Latching switches 70(1), 70(2) . . . 70(N) are controlled by the outputs of shift register 66. The output terminals 1, 2 . . . N of register 66 are connected respectively to the control inputs of switches 70(1), 70(2) . . . 70(N), and as the shift register is loaded with logic 1 pulses, the switches successively turn on, thereby energizing the respective display units. Each latching switch 70 is conventional, and after latched on to store a digit, blocks out any additional digits, supplied to its input, until reset.
The first pulse generated by astable multivibrator 64 that is loaded into shift register 66 causes output 1 of the shift register to go to logic 1. Since output 1 of shift register 66 is connected to the control input of switch 70(1), that switch latches on, and the digit unloaded from main memory 28 is transferred to display 72(1), via switch 70(1). The second pulse generated by astable multivibrator 64 unloads another digit from main memory 28, and this digit is supplied to display 72(2) via switch 70(2) latched on by the signal at terminal (2) of shift register 66. At this time, there are logic 1 outputs at both terminals (1) and (2) of shift register 66, and the first and second digits are stored respectively in latching switches 70(1) and 70(2). The unloading of main memory 28 continues until all digits of a message are loaded into the latching switches 70(1) 70(2) . . . 70(N). These switches 70 remain latched and store the respective digits, successively unloaded from main memory 28, so that the message remains visible on display units 72(1), 72(2) . . . 72(N).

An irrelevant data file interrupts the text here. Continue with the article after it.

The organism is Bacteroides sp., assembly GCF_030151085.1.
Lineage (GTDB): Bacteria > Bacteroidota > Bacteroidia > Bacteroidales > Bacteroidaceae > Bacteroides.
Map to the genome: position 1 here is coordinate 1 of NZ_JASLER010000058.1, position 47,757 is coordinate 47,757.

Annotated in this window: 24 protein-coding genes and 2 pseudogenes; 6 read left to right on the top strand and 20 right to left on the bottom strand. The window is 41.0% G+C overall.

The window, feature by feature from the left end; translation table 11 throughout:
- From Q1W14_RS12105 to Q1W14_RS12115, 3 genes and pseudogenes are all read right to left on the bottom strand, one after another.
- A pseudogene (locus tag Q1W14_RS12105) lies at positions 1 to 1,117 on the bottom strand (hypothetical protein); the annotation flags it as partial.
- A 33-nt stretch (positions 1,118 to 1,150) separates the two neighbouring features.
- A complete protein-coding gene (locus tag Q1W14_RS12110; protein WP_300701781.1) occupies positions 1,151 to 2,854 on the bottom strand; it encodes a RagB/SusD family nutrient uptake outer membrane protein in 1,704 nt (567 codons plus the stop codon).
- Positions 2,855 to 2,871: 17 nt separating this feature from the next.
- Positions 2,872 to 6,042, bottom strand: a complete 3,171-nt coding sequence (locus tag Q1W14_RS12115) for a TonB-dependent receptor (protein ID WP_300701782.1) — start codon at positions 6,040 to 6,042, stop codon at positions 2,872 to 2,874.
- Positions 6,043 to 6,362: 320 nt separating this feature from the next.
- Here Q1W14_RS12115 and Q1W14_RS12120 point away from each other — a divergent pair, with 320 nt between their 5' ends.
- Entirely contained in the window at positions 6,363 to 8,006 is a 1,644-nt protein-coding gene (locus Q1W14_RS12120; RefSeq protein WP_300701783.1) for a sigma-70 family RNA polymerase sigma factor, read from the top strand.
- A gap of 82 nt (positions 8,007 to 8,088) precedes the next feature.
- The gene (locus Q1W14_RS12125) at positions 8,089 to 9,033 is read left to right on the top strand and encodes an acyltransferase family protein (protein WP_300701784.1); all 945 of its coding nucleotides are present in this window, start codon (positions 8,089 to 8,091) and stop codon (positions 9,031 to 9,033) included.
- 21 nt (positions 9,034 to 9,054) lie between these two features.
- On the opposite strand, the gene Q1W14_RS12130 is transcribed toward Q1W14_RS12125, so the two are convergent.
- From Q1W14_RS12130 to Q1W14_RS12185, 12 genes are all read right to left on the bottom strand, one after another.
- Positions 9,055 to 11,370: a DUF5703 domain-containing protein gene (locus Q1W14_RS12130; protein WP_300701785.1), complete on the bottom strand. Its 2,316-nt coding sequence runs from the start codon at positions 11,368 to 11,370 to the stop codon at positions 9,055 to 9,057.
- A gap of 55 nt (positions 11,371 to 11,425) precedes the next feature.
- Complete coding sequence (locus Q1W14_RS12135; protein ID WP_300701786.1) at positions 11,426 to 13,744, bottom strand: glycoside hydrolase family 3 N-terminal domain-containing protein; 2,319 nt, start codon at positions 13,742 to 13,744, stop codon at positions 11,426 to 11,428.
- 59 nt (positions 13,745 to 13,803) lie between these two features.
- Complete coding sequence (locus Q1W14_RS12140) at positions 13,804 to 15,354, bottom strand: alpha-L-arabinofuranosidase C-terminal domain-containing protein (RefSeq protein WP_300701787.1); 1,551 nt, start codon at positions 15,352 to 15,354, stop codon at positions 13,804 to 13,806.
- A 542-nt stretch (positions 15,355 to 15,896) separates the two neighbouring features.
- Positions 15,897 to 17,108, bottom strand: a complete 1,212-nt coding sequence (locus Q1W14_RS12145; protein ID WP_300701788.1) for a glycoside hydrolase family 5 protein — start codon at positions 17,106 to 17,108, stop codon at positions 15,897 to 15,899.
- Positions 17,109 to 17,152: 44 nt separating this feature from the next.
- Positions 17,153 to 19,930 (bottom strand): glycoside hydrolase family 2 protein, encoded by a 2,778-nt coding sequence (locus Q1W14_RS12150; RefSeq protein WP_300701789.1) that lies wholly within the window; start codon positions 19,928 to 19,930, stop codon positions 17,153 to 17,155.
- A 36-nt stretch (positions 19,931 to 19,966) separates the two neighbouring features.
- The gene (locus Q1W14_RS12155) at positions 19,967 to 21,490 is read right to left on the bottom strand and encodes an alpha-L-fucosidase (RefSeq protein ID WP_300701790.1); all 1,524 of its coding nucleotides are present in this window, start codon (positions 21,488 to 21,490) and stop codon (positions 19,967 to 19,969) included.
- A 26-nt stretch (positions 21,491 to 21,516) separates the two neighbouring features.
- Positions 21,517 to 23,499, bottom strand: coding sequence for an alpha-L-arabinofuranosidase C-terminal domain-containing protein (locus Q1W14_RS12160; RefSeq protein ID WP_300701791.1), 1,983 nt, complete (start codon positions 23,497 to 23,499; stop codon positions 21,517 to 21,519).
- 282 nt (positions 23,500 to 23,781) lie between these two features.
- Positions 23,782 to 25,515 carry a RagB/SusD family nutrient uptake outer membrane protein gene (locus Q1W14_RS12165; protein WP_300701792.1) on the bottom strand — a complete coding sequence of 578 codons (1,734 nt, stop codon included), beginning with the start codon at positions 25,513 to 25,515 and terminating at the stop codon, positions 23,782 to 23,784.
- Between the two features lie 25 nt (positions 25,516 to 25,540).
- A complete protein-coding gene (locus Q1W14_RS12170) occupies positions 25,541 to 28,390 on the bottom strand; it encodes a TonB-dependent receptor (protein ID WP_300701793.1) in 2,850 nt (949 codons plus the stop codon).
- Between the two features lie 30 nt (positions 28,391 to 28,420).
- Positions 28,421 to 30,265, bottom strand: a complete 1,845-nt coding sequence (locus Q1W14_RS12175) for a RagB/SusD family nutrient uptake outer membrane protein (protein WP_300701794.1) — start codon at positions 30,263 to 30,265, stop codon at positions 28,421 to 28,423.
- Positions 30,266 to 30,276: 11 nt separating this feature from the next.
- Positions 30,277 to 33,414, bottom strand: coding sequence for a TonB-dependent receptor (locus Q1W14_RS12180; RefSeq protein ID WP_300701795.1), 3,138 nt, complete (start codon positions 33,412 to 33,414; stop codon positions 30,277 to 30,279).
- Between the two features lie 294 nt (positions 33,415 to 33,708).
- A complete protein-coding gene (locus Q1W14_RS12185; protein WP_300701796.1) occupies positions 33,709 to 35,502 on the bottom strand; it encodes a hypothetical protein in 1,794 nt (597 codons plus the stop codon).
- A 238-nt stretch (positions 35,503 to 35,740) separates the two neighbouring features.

The latching switches 70(1), 70(2) . . . 70(N) are subsequently reset by supplying a logic 0 signal to the reset terminals R of the switches. This is effected automatically each time read-out switch 32 is depressed just prior to generation of pulses by astable multivibrator 64. Logic racing is avoided since there is inherent delay associated with flip-flop 62 and astable multivibrator 64, so that switches 70(1), 70(2) . . . 70(N) are reset prior to loading of new data controlled by output terminals 1, 2 . . . N of shift register 66. Differentiator 74, connected between the output of read-out switch 32 and the latching switches 70(1), 70(2) . . . 70(N) causes only a single reset pulse to be generated even if read-out switch 32 is maintained closed by the user, and this prevents accidental reset during unloading of main memory 28.
Summarizing the loading and unloading of digits with respect to main memory 28, at the end of each incoming message, a pulse generated by detector 44 causes an N-digit data set containing an M-digit message to be transferred from scratch-pad memory 28 to main memory 28. Main memory 28 is capable of storing P data sets, and in practice, I make N equal to ten and P at least about ten. When a message is to be read out, operation of read-out button 32 initiates oscillation of multivibrator 64 to shift the earliest stored message in memory 28 down to the memory output. Then, under control of N-stage shift register 66, the earliest stored data set is unloaded from memory 28 to display 30.